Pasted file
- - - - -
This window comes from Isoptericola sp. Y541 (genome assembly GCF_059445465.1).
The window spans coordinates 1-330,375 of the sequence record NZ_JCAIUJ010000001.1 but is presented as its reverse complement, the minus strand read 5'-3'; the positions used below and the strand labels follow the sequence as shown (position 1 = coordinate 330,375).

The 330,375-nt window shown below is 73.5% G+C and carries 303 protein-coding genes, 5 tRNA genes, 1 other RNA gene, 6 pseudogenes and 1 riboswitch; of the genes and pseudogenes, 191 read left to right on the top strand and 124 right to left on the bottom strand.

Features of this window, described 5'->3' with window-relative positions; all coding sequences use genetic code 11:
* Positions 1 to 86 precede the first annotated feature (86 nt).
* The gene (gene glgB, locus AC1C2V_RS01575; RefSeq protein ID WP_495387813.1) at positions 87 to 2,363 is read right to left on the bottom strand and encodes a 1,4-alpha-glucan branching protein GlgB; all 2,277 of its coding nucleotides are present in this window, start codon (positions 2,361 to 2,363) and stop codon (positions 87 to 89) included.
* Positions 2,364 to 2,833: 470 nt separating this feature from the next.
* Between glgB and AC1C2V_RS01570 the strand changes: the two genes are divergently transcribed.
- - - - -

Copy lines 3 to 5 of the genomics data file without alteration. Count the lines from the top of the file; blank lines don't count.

The 330,375-nt window shown below is 73.5% G+C and carries 303 protein-coding genes, 5 tRNA genes, 1 other RNA gene, 6 pseudogenes and 1 riboswitch; of the genes and pseudogenes, 191 read left to right on the top strand and 124 right to left on the bottom strand.

Features of this window, described 5'->3' with window-relative positions; all coding sequences use genetic code 11:
* Positions 1 to 86 precede the first annotated feature (86 nt).